Israeli President Herzog’s White House Visit Highlights Absence Of Netanyahu
Israeli President Isaac Herzog’s visit to the White House this week will be the second time he has met with U.S. President Joe Biden during this Hebrew year. This is a badge of honor for the Jewish state and for Herzog himself. The Israeli president will also address a joint meeting of Congress, yet another sign of distinction for our country.
But for all the pomp and circumstance of this visit, there is an elephant in the room: The U.S. leader has yet to invite the head of the Israeli government, Prime Minister Benjamin Netanyahu, to the White House, despite his return to office in late 2022.
One could have forgiven Biden for showing such reluctance in the first several months of Netanyahu’s term, as Israel’s judicial reform crisis began to unfold and thousands of Israelis took to the streets. Likewise, Biden’s request to slow down the reform and reach a broad consensus was understandable. Netanyahu even announced that he was suspending the overhaul, essentially heeding the U.S. leader’s request, only to see Biden ignore this gesture.
The only thing that has remained on the Knesset docket from the initial judicial restructuring effort is a bill that seeks to prevent courts from striking down governmental decisions that are deemed unreasonable. Even the Israeli opposition has agreed to some version of this bill, meaning that Biden’s request for broad consensus has also been met. Herzog, who presided over the reconciliation talks, can attest to this more than anyone else, since he knows exactly what kind of understandings were reached.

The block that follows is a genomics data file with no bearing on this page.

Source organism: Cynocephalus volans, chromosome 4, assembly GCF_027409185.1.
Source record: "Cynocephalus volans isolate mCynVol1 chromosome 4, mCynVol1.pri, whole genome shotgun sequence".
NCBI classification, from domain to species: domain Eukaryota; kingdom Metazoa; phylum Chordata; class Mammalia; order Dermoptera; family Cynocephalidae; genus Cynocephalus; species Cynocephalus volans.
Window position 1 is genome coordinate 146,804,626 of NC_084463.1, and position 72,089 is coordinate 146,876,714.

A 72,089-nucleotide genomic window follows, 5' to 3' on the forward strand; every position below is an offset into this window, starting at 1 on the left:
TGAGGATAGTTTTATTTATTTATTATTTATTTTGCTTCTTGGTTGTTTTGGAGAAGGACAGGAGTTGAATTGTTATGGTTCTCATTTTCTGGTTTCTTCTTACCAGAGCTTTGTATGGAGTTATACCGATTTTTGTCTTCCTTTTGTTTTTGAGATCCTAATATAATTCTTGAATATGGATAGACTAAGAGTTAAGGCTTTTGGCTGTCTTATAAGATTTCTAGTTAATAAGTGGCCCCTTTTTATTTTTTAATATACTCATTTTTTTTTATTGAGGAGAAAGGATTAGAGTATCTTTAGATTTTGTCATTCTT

Netanyahu even accommodated Biden by approving measures to bolster the Palestinian Authority—despite his government comprising hardliners like Finance Minister Bezalel Smotrich and National Security Minister Itamar Ben-Gvir. That step, too, was not reciprocated by the administration.
Even as Biden boycotts the Israeli prime minister and trashes him in interviews, he continues to meet with leaders whose lack of democratic bona fides is unequivocal. In other words, Biden’s cold shoulder to Netanyahu is no longer based on actual policy differences.
Perhaps it stems from a more emotional source, or perhaps from political motives. Biden needs the big Jewish Democratic donors, who dislike the Israeli leader and have been very attuned to the protest leaders in Israel. Herzog’s above-the-fray role should be used to put an end to this ugly game.
Netanyahu is the prime minister of Israel. He was elected in a democratic election and stands at the helm of a country that Biden claims to have been committed to for 40 years. Herzog should tell Biden that if he is, as he likes to describe himself, a “Zionist president,” he should know that refusing to invite Netanyahu to the White House hurts Zionism because the prime minister—whether he likes it or not— currently stands at the helm of the Zionist enterprise.
Herzog must also make it clear that the boycott is not only an affront to Netanyahu but also to the millions of Israelis who voted for him and feel he represents them. In fact, by not extending an invitation, Biden is hurting Israel and undermining its security, because when Hezbollah chief Hassan Nasrallah brandishes his weapons and Hamas rears its head, they do so because they are seeing an erosion of U.S. support for the Jewish state.
In other words, during their tête-à-tête—or perhaps even in a larger forum—the Israeli president must tell his U.S. counterpart that his approach hurts Israel. Changing Biden’s posture should be Herzog’s overarching mission as he embarks on his Washington tour.
Produced in association with Jewish News Syndicate
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